Dysart Unified School District Sued by Child Evangelism Fellowship Over Flier Ban

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The Dysart Unified School District has been slapped with a lawsuit by a local evangelical group over a policy that bans the distribution of fliers with a religious message.

Dysart, which serves Surprise and El Mirage, allows other community groups to pass out fliers to students while unconstitutionally discriminating against religious groups, says the federal complaint (below) by the Child Evangelism Fellowship of Arizona.

According to the lawsuit filed yesterday, the CEF wanted to promote its "Good News Clubs" that are held after school hours at West Point Elementary School. When held at other schools and promoted with fliers, the clubs typically attract dozens of students. The first six meetings at West Point, however, failed to attract any. 

Other school districts have been sued successfully for doing the same thing, notes Jeremy Tedesco of the Alliance Defense Fund, which is providing legal services for the CEF along with the Center for Arizona Policy.

He's right: The Scottsdale Unified School District used to have such a policy, but a 2003 lawsuit brought with the help of the ADF reversed it. Like other school districts, Scottsdale's current policy still has some restrictions against fliers that groups may pass out, such as rules against swear words or defaming people.

The CEF's national office has been on a crusade for years to open up more schools to its Good News Clubs; in 2001, it won a similar case at the U.S. Supreme Court.

At the clubs, students study Bible stories and memorize sections of the Good Book, (though presumably not "bad news" passages like, say, Numbers 31:17-18), play games and sing songs.

A Dysart official declined comment on the lawsuit.

Cef vs Dysart Suit

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William  Clock
William Clock

In the event your intention shall be successful to the internet, time management needs to be essentially the most important matter to you.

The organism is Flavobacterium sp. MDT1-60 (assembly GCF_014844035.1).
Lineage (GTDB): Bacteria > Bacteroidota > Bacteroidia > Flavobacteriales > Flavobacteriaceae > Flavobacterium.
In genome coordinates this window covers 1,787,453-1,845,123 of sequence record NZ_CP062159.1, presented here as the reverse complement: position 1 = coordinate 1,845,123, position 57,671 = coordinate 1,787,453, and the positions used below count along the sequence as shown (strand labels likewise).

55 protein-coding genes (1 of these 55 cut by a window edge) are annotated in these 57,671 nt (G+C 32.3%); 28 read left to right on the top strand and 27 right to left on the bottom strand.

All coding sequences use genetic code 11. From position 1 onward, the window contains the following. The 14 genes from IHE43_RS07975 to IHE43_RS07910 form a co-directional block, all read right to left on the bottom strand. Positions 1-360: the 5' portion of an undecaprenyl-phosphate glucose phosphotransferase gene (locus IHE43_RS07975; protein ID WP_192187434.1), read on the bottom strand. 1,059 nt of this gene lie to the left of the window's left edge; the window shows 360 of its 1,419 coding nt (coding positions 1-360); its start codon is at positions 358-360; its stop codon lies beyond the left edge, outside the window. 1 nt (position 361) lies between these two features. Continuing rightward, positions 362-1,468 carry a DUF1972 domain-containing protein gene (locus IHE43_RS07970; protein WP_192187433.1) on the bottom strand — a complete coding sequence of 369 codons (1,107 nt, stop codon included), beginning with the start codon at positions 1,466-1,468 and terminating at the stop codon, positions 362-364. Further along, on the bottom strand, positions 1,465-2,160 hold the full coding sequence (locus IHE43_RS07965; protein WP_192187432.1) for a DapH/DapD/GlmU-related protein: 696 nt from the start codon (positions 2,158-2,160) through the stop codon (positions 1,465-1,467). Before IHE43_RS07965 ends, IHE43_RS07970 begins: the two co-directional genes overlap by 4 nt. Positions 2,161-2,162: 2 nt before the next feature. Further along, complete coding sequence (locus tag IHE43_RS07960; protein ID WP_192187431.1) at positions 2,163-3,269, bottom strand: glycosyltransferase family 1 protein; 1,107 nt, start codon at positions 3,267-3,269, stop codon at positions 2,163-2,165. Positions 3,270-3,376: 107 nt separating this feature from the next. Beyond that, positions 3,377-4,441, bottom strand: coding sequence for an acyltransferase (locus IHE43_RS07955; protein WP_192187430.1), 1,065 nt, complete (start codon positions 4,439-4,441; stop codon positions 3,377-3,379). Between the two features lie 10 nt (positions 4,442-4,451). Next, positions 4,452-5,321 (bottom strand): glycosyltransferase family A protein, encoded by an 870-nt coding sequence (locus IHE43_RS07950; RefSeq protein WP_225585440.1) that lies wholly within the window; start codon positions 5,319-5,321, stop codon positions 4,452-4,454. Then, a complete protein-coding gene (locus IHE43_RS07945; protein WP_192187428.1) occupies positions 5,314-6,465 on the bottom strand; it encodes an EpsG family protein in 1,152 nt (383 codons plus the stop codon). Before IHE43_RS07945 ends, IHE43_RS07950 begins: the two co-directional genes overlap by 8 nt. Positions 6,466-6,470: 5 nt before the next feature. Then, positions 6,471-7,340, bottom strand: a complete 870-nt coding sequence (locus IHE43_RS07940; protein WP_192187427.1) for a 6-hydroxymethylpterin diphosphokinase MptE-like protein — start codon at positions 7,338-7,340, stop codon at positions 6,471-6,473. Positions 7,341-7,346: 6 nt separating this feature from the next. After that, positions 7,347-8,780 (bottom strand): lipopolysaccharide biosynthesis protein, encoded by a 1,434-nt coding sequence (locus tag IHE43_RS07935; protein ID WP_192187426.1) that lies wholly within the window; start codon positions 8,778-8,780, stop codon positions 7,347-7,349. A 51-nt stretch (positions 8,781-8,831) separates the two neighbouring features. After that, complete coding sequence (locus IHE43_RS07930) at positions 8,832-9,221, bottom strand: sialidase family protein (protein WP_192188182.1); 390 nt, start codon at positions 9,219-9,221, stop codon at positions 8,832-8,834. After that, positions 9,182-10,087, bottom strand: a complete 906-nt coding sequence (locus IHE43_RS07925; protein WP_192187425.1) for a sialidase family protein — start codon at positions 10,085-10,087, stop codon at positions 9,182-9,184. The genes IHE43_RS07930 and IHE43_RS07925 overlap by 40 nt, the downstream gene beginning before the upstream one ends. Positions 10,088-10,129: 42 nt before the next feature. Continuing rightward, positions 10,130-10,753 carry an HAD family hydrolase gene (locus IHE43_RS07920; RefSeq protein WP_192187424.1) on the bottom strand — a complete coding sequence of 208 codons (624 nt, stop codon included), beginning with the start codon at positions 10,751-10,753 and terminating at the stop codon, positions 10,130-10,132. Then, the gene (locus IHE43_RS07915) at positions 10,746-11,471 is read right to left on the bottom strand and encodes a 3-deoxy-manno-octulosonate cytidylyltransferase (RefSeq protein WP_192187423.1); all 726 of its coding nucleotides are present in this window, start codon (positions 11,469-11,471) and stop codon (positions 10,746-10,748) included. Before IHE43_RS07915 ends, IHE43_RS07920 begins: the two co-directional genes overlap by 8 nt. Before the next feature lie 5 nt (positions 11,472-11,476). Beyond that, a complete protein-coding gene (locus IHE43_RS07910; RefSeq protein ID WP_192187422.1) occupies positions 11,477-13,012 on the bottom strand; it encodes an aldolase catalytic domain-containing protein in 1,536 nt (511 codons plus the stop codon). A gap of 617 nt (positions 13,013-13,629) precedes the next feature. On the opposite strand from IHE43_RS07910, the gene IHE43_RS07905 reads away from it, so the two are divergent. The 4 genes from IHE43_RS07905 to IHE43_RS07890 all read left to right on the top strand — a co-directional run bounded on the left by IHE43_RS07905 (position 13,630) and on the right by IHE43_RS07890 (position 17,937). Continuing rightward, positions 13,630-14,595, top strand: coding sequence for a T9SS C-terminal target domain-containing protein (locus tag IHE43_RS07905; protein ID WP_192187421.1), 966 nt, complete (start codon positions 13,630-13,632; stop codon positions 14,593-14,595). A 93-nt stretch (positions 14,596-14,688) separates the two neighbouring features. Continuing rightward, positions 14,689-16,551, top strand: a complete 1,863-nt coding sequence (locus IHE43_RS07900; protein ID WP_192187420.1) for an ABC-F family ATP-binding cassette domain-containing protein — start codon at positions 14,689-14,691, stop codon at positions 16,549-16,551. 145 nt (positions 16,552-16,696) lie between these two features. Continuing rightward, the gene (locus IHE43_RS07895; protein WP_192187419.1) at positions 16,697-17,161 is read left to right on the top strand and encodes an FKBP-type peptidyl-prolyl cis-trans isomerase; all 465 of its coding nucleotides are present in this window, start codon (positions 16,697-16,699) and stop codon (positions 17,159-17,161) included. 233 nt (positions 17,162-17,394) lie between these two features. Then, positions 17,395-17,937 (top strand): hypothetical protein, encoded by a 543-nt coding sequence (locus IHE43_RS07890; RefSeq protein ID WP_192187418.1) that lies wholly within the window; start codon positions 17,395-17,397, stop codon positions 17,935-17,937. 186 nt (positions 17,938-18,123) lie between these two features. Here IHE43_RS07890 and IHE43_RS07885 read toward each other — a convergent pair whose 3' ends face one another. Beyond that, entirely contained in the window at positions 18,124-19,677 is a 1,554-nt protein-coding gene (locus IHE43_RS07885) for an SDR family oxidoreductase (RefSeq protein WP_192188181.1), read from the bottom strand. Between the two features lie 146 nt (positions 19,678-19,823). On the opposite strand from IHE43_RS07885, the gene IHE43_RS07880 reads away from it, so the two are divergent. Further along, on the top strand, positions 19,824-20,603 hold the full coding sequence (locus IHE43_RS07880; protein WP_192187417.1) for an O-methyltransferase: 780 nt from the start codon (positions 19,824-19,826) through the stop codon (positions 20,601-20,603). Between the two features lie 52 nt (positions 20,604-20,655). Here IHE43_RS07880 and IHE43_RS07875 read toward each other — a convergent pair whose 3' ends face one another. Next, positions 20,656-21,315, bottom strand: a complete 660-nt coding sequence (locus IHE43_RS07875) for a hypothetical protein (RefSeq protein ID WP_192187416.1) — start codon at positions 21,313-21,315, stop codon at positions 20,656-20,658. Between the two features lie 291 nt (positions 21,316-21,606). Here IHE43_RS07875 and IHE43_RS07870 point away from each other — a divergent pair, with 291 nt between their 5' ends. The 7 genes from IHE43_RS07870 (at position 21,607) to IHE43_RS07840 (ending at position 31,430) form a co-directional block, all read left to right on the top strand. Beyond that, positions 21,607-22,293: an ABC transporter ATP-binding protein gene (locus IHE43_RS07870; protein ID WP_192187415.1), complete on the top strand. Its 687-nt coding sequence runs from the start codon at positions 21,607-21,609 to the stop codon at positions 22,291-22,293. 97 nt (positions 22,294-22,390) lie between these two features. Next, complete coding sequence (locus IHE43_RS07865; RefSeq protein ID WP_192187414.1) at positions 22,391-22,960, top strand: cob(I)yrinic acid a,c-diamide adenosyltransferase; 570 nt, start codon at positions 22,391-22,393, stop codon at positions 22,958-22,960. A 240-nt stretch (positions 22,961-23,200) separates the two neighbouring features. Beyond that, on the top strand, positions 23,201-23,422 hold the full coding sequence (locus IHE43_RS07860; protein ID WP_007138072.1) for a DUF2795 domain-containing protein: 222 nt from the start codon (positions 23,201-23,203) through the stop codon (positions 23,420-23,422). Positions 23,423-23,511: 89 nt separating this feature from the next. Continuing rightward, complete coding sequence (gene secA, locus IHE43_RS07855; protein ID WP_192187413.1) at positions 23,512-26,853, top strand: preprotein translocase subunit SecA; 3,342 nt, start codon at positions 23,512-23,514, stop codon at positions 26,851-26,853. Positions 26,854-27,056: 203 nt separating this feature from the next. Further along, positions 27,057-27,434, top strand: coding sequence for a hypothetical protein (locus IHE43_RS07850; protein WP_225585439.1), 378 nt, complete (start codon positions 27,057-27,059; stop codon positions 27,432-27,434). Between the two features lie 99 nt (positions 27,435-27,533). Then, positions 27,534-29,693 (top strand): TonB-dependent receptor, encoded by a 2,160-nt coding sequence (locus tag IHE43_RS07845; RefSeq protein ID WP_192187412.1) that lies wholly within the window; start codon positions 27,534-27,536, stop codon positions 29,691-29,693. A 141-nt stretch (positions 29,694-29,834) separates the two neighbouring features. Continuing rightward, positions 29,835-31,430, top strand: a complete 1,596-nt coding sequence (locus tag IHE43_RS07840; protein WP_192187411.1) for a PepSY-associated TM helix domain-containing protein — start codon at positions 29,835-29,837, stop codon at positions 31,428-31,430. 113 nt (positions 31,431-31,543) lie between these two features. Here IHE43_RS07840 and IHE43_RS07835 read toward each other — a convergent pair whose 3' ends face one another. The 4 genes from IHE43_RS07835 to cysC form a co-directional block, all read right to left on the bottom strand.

Walter Concrete
Walter Concrete

Why should public funded schools be blackmailed into allowing religious groups to have access to their facilities for their own use?    Let the religious groups acquire their own facilities with their own funds if they want to influence children into their philosophical leanings.   Public funded schools are for public education and not for controlled religious processing of children.  


Hate to say it, but they're right.  Content based restrictions are almost per se unconstitutional.


Everybody else has access to public school children - the corporate influence starting in the very early grades is shocking to those of us who grew up in another era.  I agree in a sense with what you are saying but I think that ideally, all organizational influence should be taken back out of the schools - but we are not on that road now.  Having visited the link I can visualize me personally taking issue with this entity in the future, but for now they look OK.  Religious entities are allowed in prisons and sorry but our schools, imho, do function very similarly.  Offerings that keep children engaged positively are important to keeping them in school;  after school activities can be a lifeline for kids vs. the gang mentality pervasive throughout our culture, our neighborhoods - just everywhere.  Personally there are many manifestations of organized religion that I find offensive in the extreme, therefore this move needs to be watched closely - of course all religious denominations can then have after school activities and if it results in creating a tense competitive battle ground at school they will have failed just as they seem to have failed in real life.  You may be right.


Agreed.  Glad they are doing it.

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